The clinicians worked with the children in one on one sessions lasting 20 minutes to one hour. The devices were used for greetings, games, and to accomplish desired actions (I want chocolate).

Measurement Tools:

The design criteria that the clinicians rated are shown in the table in the RESULTS section. Criteria were rated as being excellent to very bad.

A year from the start date, a systematic review of the AAC devices was made. Four matrices regarding aspects of the devices were filled in:

  1. BASICS: battery type and quantity, instructions in English and/or in Spanish and/or on the back of the device, what options were provided, ie. additional frames and overlays.
  2. FUNCTIONALITY: Was the device presently working? If not, why? Was each feature working? How long do the batteries last?
  3. USAGE: Was the device being used by a child for communication or training, by the clinicians for assessment, by clinicians for demonstration? Had it been used? Experiences. Pros. Cons.
  4. DESIGN CRITERIA: The criteria regarded in the initial study have been placed into the following categories: effectiveness, affordability, reliability, portability, durability, securability, physical security, safety, learnability, comfort/acceptance, operability, maintenance/repairability (Lane et al. 1996). Additional aspects such as flexibility of inputs, error tolerance, etc., have been placed in the criteria matrix also. This matrix will be used later for a more detailed study regarding which design criteria have the most affect on usage.


A summary of the thirty six questionnaires is shown in the following table. 


The clinicians could not make the Talk Trac or Frame Talker work so they were virtually unused. Although the 32 Message Communicator was rated fairly durable, it was not functioning at the time of the year end follow up. Of the items asked by this questionnaire, sound quality and touch pad sensitivity were very important to the clinicians. Not covered by the questionnaire, but also of importance was access to a large vocabulary. Devices which allowed the children to change the levels on their own were preferred. Another important criteria arising in this initial study was tolerance for error.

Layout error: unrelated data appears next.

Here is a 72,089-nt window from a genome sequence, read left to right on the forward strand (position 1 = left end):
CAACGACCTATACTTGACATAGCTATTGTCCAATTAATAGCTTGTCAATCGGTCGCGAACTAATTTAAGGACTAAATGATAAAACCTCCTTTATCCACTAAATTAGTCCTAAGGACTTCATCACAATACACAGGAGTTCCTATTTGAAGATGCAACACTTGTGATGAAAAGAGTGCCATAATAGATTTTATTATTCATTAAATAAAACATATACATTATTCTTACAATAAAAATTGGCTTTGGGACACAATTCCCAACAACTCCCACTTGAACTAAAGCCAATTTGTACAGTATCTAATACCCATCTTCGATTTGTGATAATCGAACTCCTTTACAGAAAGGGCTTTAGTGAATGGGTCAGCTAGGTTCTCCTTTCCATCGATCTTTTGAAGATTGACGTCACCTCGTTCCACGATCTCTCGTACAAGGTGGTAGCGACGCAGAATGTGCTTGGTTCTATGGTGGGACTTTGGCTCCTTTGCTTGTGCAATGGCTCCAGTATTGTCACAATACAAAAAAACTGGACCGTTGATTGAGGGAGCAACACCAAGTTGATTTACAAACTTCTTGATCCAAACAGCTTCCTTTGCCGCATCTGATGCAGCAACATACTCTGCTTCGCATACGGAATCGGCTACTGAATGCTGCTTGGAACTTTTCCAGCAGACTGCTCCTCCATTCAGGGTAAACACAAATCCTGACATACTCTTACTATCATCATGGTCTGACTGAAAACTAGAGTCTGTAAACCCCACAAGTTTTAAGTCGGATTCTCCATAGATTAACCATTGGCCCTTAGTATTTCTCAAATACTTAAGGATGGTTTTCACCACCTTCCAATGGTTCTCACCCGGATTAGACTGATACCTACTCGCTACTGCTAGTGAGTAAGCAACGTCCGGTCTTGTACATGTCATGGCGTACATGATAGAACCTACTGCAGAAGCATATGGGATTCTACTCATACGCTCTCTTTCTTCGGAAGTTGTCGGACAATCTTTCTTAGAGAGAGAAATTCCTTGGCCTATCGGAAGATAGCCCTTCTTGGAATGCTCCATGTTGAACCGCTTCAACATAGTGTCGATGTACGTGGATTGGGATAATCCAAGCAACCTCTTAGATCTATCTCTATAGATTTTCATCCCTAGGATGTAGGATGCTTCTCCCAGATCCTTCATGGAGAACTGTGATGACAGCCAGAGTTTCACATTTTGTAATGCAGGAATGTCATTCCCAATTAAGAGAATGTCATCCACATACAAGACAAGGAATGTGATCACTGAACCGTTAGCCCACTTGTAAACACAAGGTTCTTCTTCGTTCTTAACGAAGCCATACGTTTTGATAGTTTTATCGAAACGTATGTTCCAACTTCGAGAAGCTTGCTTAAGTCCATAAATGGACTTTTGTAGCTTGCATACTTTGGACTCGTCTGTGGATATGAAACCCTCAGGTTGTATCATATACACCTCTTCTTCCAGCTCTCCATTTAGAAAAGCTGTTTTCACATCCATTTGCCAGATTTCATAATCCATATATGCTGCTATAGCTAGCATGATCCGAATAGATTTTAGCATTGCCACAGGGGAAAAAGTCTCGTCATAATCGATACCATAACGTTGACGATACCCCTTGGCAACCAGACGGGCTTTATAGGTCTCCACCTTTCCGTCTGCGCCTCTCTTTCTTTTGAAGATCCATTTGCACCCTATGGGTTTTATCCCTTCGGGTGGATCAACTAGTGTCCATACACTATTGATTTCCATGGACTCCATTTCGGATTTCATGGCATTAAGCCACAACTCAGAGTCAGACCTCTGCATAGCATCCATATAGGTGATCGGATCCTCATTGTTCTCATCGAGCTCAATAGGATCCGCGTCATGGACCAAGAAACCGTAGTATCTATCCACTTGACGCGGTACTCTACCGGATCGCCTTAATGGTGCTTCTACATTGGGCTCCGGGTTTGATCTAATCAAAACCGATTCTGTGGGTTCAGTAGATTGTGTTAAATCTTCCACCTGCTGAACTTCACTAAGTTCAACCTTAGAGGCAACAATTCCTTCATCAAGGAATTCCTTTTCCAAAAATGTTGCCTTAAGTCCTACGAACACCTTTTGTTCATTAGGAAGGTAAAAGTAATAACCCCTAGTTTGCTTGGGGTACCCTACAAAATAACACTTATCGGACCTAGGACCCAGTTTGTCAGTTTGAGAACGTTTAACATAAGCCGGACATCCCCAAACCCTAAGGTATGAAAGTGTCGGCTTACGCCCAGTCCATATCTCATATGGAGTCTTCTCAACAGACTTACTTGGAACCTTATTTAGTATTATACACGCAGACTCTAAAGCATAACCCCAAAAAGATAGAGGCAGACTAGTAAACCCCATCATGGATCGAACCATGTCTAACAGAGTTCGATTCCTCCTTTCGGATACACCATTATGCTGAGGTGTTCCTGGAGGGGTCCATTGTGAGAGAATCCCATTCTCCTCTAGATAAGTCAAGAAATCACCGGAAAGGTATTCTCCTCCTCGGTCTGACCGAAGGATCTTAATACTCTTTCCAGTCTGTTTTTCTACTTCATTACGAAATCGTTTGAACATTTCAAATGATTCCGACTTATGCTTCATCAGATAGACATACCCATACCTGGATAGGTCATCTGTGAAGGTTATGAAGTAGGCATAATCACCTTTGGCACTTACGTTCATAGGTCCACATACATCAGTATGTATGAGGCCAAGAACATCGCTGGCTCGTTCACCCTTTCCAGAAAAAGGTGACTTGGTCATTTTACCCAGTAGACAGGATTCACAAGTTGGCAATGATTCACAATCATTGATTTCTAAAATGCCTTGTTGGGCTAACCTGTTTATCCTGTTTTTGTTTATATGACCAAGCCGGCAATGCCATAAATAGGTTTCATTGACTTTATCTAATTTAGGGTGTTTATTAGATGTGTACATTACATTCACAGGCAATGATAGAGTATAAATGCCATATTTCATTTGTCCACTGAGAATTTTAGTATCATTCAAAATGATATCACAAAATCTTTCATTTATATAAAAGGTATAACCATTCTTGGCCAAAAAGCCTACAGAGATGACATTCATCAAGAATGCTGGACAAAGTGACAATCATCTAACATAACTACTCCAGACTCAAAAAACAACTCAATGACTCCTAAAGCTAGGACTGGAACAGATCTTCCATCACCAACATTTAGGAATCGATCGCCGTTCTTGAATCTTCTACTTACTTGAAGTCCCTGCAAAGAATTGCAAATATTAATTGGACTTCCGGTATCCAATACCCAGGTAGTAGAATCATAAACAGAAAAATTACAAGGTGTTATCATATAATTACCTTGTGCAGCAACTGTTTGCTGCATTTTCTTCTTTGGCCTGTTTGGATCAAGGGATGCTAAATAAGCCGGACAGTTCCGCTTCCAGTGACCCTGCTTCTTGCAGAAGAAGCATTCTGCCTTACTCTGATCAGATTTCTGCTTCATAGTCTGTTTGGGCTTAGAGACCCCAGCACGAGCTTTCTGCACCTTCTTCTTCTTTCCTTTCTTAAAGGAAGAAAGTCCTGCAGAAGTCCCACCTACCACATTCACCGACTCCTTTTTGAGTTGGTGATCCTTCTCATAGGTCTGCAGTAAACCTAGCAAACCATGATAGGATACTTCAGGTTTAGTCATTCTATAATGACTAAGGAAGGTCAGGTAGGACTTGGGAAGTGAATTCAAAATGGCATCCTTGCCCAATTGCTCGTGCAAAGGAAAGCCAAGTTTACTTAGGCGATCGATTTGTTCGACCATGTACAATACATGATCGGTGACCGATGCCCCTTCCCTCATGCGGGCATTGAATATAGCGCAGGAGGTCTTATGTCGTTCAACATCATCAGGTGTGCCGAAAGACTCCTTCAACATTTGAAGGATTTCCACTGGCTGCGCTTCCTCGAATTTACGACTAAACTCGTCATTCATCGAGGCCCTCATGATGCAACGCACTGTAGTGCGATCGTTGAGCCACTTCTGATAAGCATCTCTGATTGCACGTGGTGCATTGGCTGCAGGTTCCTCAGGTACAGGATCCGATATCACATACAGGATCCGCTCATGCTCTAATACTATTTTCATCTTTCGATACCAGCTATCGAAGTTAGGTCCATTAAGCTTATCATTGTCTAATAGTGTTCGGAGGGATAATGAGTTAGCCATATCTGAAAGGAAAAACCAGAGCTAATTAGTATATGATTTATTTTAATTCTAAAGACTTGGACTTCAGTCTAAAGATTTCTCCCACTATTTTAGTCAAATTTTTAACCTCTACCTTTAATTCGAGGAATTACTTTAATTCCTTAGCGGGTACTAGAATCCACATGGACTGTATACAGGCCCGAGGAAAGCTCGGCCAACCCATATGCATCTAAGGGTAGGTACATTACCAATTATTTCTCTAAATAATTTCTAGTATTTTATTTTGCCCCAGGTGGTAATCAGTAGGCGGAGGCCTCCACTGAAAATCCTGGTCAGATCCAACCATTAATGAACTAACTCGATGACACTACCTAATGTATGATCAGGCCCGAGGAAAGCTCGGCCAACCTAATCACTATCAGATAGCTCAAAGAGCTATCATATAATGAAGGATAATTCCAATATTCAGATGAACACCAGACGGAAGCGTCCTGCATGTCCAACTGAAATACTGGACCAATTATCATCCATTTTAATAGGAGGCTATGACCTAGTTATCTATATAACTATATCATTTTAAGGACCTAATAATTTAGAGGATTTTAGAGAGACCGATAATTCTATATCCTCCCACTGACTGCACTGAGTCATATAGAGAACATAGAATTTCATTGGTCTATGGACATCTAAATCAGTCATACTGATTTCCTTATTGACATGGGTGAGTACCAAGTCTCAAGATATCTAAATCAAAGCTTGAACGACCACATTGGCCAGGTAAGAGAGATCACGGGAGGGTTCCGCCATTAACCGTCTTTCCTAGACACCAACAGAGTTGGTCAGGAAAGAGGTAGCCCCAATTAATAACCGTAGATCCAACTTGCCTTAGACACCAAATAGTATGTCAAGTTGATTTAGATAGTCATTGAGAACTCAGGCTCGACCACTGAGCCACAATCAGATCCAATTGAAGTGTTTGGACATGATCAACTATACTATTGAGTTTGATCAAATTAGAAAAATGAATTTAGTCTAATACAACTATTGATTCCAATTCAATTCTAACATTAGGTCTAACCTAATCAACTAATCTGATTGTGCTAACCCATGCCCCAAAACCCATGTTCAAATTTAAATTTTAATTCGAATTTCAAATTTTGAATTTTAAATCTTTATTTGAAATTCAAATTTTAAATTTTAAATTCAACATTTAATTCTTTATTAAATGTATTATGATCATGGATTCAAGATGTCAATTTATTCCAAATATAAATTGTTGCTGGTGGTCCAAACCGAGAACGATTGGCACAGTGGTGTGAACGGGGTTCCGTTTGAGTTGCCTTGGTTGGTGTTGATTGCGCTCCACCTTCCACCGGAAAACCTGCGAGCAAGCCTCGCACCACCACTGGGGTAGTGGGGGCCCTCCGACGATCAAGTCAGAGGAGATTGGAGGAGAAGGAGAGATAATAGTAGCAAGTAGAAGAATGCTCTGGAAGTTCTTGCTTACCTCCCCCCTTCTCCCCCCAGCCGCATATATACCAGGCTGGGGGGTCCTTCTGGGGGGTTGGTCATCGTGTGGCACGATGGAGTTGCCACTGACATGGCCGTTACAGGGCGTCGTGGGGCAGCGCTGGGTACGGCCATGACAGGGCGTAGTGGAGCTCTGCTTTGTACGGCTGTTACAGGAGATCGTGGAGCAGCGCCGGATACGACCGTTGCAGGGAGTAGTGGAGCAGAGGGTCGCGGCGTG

The following list presents design considerations which stemmed from observations from the matrices.

  1. Few or no removable parts.
  2. Battery operated. If a charger is used, ensure it is rated for the local power supply.
  3. Use locally produced batteries.
  4. Use AA batteries because they are easily found.
  5. Consume very little power so batteries will last longer.
  6. Open the battery compartment without a special screwdriver, but still secure it for durability.
  7. Ensure parts (switch jacks, screws) are in the sizes used locally, imperial or metric.
  8. Put recording and usage instructions on the back of the device
  9. Have instructions in the local language.
  10. The device needs to be mountable and accessible.